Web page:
Now watch, I thought that if we had somebody present last Sunday afternoon in Tulsa that would claim the ten dollars, that they'd probably claim it by saying, "Iíll tell you when the Christian Jews were first told when to quit practicing Jewish religion; it was at the conference in Jerusalem recorded in Acts 15." That's what I expected to hear, because that's the reply that I hear more often (it isn't an answer, but it's a reply), that I hear more often from Bible teachers and preachers when I ask them personally. When were the Christian Jews first told to quit practicing temple worship, seventh day Sabbath worship, circumcision, head shaving, meats and drinks and divers baptisms, carnal ordinances imposed on them until the time of reformation. Until the time came when God was through with Israel as a nation and would have Paul write from the Roman jail that the middle wall of partition, the law of commandments contained in ordinances, the enmity between the Jew and the Gentile was taken away at the cross. Now DeHaan, as Len Baker brought out, DeHaan says over and over again, imagine Paul going up to Jerusalem ;Acts 15th chapter (maybe I can find it quickly without a waste of time -- yes here on page 10 and 11), "What business, we ask, did Paul have in going to keep an Old Testament feast which had been ended at Calvary? That feast to which Paul referred was the feast of Pentecost, one of the Old Testament feasts of which Paul himself had written, that Jesus "hath broken down the middle wall of partition between us; Having abolished in his flesh the enmity, even the law of commandments contained in ordinances" (Eph.2)." I put in my margin, "Paul had written Ephesians 2 before he went to Jerusalem Acts 21, before he got to Rome?" Now that is stupid ignorance or vicious manipulation of the Word of God. He knows Paul didn't write Ephesians before he got to Rome. He knows Paul wrote Ephesians after he got to Rome and wrote it from the Roman jail. And the same here about Colossians 2.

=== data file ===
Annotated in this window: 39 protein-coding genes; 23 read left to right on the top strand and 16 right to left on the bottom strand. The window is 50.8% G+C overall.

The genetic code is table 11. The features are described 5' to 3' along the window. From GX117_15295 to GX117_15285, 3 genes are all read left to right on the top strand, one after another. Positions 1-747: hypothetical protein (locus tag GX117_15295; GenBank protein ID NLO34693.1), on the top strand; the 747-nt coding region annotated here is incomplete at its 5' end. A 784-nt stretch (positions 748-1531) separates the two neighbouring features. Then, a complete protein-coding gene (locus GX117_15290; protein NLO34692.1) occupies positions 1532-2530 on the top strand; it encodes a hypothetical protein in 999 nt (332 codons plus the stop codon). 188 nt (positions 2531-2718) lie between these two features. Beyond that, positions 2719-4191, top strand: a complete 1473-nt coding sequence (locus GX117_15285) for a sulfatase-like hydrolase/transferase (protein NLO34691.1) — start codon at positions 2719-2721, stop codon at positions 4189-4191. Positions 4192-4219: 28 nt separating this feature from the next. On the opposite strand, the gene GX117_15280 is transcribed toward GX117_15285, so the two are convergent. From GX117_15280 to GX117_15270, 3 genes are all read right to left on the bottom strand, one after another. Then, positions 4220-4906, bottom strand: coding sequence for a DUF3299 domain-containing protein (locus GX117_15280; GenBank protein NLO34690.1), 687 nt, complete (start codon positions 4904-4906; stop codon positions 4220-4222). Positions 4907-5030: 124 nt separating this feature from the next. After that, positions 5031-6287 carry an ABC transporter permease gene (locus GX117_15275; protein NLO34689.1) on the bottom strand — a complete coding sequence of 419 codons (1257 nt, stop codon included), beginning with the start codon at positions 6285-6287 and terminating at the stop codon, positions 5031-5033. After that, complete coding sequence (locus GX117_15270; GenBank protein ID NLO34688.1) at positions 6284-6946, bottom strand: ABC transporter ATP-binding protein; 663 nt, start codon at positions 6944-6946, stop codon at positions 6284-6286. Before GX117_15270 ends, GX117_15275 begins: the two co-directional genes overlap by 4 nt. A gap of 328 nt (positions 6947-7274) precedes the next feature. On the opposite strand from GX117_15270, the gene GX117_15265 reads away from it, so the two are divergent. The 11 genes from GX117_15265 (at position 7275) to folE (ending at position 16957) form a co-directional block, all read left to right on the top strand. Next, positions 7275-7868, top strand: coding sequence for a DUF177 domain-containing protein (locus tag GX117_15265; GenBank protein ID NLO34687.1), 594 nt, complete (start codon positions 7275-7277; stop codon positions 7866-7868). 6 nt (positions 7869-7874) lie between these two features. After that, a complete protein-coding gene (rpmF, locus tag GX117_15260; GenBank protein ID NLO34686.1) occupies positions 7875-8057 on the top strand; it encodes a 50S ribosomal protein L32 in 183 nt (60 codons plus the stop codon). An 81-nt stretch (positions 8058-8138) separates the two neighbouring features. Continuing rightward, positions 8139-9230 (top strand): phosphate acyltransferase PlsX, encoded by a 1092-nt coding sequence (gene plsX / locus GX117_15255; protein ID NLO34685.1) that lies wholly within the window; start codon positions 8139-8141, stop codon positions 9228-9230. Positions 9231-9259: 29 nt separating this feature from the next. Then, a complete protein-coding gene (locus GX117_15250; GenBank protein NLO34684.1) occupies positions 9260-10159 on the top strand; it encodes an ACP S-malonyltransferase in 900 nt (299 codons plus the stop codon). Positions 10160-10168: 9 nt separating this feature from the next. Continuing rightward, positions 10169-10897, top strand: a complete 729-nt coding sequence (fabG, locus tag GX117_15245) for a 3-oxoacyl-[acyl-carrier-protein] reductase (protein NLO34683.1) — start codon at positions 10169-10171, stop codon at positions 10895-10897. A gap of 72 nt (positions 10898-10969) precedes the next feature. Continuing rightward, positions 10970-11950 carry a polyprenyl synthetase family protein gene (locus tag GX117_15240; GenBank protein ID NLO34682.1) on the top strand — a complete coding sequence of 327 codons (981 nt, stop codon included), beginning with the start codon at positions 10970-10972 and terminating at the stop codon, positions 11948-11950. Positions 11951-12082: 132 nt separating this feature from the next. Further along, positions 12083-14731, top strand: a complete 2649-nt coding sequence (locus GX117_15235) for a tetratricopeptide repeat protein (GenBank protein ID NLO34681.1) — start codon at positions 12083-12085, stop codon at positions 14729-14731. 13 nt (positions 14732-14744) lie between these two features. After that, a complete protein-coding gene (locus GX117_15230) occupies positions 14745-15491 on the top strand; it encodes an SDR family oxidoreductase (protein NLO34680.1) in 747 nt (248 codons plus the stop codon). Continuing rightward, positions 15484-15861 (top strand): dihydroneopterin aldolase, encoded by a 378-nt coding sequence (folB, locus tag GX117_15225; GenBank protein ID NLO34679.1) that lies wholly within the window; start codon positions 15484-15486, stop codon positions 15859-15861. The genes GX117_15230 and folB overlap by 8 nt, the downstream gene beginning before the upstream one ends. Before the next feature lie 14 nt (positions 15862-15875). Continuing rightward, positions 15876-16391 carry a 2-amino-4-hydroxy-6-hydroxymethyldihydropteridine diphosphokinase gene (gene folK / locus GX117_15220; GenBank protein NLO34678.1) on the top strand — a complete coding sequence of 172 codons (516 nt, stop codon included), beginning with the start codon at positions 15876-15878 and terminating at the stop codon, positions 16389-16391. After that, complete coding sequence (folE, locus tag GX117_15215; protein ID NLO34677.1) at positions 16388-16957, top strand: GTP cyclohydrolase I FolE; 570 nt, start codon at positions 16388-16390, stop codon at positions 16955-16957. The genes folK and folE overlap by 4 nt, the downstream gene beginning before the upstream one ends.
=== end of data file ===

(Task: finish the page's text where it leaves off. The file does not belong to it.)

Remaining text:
Look now. That this feast that Paul was in a hurry to get to Jerusalem, "This feast to which Paul referred was the feast of Pentecost, one of the Old Testament feasts of which Paul himself had written that Jesus -- "hath broken down the middle wall of partition between us; Having abolished in his flesh the enmity, even the law of commandments contained in ordinances" (Eph 2:14,15). Or listen again to this man who now had no time to stop at Ephesus because he was determined to go to Jerusalem to celebrate the feast of Pentecost. he declares in Colossians that Christ had blotted out" ...the handwriting of ordinances that was against us," and nailed it to his cross. "The feast of Pentecost was one of the legal Sabbath days, abolished at the Cross. Why then, O Paul," and he goes on.
Some of you heard me bring out when Christ died on the cross that he cried out with a loud voice, "It's finished." And a little earthquake in Jerusalem had tore the temple veil from top to bottom. Did God have a skywriter write over the sky above the temple that "the middle wall of partition, law of commandments contained in ordinances is now abolished just like this veil is torn"? No!' It wasn't written for years and years and years, and was it taken up at the council of Jerusalem so far as the Jews were concerned? There wasn't the faintest hint in Acts the 15th chapter that the Jewish Christians were to quit practicing any of their Jewish religion. But that they mustn't impose on the Gentile Christians, and exactly the same in Acts the 21st chapter. James and the . . . Jewish elders say, "Paul you prove to these Christian Jews that you've never yet taught the Jewish believers to quit circumcising their baby boys and keep the Jewish law."
As touching the Gentiles which believe, we have
written and concluded that they observe no such thing,
only these four negatives: don't eat things strangled, keep yourselves from idols, from blood, and from fornication, "for Moses hath disciples in every city that preach him in the synagogues on the Sabbath day." God was still dealing with Israel as Gaebelein correctly observes in the closing of the book, that God is now through with the Jew as Jews and had used Paul as the chosen instrument to the very end to plead with the Jew. So Gaebelein in the close of his book says Paul was Godís yielded instrument to go to Jews, but earlier he said Paul was rebellious in going to Jews.
(Question from audience.)
You mean that Paul went up to Jerusalem to try to get help, but that ...
(Further comment by questioner.)
END OF TAPE.